LGBTQ+ community at higher risk for COVID-19 complications

Jun 11, 2020
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The coronavirus crisis is revealing inequities in public health that arise out of social factors. Raising awareness among LGBTQ+ individuals about COVID-19 is one of 85 research projects selected for funding by the University of California to lessen the pandemic's impact.

"LGBTQ+ individuals are at increased risk for severe illness from a COVID-19 infection,” said Katherine Soule, UC Cooperative Extension youth, families and communities advisor, who is leading the project. “We are partnering with LGBTQ+ serving organizations, health care providers, government agencies and decisionmakers to develop an educational campaign. Our goal is to increase the quality of healthcare services for LGBTQ+ individuals.” 

The team is working with community partners across the state to deliver the information through social media, online training and other means of information sharing.

One reason that lesbian, gay, bisexual, transgender and queer people are vulnerable to more COVID-19 complications is that they are likely to postpone medical care due to fears of stigmatization. Also, LGBTQ+ individuals report poor quality healthcare and abuse in healthcare facilities, which may deter them from seeing a doctor. In addition, LGBTQ+ individuals are also hesitant to reveal or discuss their gender identity and/or sexual orientation, which can lead to inadequate treatment, care and access to essential services.

At the same time, LGBTQ+ individuals are at higher risk of having underlying chronic medical conditions, such as asthma, cancer or HIV. LGBTQ+ people over age 65 are also more likely to suffer from poverty, physical conditions and mental health conditions that put them at higher risk during the COVID-19 crisis.

“Consequentially, healthcare professionals and medical providers need to be prepared to effectively communicate with, engage with and treat LGBTQ+ individuals during this crisis,” Soule said.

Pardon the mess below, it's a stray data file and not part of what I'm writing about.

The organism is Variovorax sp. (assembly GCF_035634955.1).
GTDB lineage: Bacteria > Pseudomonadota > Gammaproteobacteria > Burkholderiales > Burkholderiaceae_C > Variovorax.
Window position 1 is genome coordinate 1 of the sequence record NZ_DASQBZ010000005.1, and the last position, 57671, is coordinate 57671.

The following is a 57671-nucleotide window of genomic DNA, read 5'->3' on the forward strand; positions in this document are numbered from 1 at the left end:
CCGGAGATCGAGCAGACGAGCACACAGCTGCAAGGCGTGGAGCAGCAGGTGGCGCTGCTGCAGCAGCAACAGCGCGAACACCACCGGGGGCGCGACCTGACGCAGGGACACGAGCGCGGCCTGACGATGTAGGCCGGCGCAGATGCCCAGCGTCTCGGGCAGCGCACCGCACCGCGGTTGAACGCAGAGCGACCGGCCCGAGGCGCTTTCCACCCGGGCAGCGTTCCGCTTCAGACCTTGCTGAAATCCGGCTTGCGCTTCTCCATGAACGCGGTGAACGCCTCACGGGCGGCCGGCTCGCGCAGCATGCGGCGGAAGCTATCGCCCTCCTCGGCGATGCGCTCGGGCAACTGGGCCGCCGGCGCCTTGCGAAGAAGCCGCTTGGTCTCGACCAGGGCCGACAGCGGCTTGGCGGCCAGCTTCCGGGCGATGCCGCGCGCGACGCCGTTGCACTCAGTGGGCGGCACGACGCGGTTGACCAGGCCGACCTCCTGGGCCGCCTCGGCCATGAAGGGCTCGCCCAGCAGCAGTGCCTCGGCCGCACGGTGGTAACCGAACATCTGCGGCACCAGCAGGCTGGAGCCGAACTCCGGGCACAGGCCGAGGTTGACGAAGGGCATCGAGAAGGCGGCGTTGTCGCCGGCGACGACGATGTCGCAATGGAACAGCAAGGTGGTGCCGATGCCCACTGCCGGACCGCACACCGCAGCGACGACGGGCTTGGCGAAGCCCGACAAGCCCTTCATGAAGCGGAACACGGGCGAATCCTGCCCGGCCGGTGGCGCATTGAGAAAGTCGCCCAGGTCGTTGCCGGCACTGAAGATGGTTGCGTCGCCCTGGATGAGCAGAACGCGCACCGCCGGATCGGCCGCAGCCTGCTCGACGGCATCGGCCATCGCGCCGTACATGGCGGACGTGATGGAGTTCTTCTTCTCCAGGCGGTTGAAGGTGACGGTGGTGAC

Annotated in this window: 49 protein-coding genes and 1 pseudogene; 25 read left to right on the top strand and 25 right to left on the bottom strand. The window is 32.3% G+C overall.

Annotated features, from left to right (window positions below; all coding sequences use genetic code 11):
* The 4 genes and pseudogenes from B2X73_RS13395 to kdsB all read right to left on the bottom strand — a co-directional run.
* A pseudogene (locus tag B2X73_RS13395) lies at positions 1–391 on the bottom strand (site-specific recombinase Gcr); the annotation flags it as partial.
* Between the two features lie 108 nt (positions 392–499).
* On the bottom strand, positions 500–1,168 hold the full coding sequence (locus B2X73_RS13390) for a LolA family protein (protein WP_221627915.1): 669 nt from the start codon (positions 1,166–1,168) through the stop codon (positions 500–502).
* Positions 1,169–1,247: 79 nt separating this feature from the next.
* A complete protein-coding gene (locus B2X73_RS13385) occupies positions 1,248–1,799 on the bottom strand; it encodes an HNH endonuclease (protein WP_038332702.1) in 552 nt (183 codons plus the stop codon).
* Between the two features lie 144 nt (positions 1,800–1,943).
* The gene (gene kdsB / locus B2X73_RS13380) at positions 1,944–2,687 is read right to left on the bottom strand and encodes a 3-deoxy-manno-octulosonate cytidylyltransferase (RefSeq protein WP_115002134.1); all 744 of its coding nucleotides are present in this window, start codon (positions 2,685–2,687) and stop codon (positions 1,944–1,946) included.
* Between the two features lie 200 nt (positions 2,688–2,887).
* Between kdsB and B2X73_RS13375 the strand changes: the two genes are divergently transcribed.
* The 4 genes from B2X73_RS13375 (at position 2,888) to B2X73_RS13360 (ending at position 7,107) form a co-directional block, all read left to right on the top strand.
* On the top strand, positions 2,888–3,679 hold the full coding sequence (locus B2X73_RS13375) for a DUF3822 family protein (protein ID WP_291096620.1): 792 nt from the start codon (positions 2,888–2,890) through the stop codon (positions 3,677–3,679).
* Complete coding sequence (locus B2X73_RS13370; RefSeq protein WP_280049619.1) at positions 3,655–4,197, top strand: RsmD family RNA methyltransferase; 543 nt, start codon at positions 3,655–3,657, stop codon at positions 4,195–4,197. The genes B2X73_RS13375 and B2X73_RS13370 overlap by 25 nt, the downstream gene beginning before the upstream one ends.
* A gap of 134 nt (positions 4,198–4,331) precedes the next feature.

Working with LGBTQ+ organizations and health care institutions, Soule and two student interns are leading an effort to develop a campaign to increase awareness among LGBTQ+ individuals of their heightened risk during the COVID-19 crisis. For healthcare providers, they are raising awareness of LGBTQ+ terminology and issues to improve their competency in treating LGBTQ+ patients.

Although statistics on the death toll and infection rates are tracked for race and ethnicity, they are not tracked for LGBTQ+. “The systemic decision to not track sexual orientation and gender identity is one of the reasons why this high-risk population is both more vulnerable and mostly invisible,” Soule said.

“Increasing awareness of these issues by healthcare providers, medical professionals, and community service organizations is vital during the COVID-19 crisis to support positive health outcomes of LGBTQ+ individuals," she said.

Her two student interns are 4-H Youth Development Program alumni: Danielle Pacheco, a Smittcamp honors student at California State University, Fresno, and Trent Baldwin, a Monterey County native majoring in community extension education at The Ohio State University.

“I am pursuing a career in medicine and feel strongly about addressing the needs that marginalized communities face in the midst of the COVID-19 crisis,” Pacheco said. “I am also passionate about LGBTQ+ issues as I am a member of that community. This project is a great way to support the community I love as well as being able to work on something I am passionate about.”

Baldwin said, “Through my time in the 4-H program, I developed a passion for LGBTQ+ youth development and extension work. I worked for a time with Ohio 4-H on their LGBTQ+ Youth Dialogue event. I'm excited to be involved and to get extension work experience in this topic!” 

Related stories:

UC awards $2 million in critical research seed funding for COVID-19 high-risk populations

Newly funded COVID-19 research aims to protect the most vulnerable

By Pamela Kan-Rice
Author - Assistant Director, News and Information Outreach